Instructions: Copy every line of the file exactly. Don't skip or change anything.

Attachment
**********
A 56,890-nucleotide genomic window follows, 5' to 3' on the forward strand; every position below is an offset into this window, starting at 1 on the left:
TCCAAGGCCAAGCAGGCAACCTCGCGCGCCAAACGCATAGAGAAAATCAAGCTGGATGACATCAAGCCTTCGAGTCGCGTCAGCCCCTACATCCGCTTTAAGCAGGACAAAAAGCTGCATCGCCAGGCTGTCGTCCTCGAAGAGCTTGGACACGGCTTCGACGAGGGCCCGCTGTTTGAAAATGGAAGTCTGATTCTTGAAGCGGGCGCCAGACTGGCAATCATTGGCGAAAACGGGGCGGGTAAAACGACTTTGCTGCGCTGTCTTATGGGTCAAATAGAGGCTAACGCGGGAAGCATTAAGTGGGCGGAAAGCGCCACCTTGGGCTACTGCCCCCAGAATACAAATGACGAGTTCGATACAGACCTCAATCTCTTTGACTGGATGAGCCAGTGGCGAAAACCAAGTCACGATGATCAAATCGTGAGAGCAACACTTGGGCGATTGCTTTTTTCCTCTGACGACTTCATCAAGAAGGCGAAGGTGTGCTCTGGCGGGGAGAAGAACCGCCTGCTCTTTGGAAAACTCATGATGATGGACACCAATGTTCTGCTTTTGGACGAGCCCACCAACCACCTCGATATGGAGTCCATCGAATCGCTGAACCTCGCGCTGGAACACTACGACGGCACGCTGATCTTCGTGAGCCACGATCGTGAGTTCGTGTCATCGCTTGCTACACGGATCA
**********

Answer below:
A 56,890-nucleotide genomic window follows, 5' to 3' on the forward strand; every position below is an offset into this window, starting at 1 on the left:
TCCAAGGCCAAGCAGGCAACCTCGCGCGCCAAACGCATAGAGAAAATCAAGCTGGATGACATCAAGCCTTCGAGTCGCGTCAGCCCCTACATCCGCTTTAAGCAGGACAAAAAGCTGCATCGCCAGGCTGTCGTCCTCGAAGAGCTTGGACACGGCTTCGACGAGGGCCCGCTGTTTGAAAATGGAAGTCTGATTCTTGAAGCGGGCGCCAGACTGGCAATCATTGGCGAAAACGGGGCGGGTAAAACGACTTTGCTGCGCTGTCTTATGGGTCAAATAGAGGCTAACGCGGGAAGCATTAAGTGGGCGGAAAGCGCCACCTTGGGCTACTGCCCCCAGAATACAAATGACGAGTTCGATACAGACCTCAATCTCTTTGACTGGATGAGCCAGTGGCGAAAACCAAGTCACGATGATCAAATCGTGAGAGCAACACTTGGGCGATTGCTTTTTTCCTCTGACGACTTCATCAAGAAGGCGAAGGTGTGCTCTGGCGGGGAGAAGAACCGCCTGCTCTTTGGAAAACTCATGATGATGGACACCAATGTTCTGCTTTTGGACGAGCCCACCAACCACCTCGATATGGAGTCCATCGAATCGCTGAACCTCGCGCTGGAACACTACGACGGCACGCTGATCTTCGTGAGCCACGATCGTGAGTTCGTGTCATCGCTTGCTACACGGATCA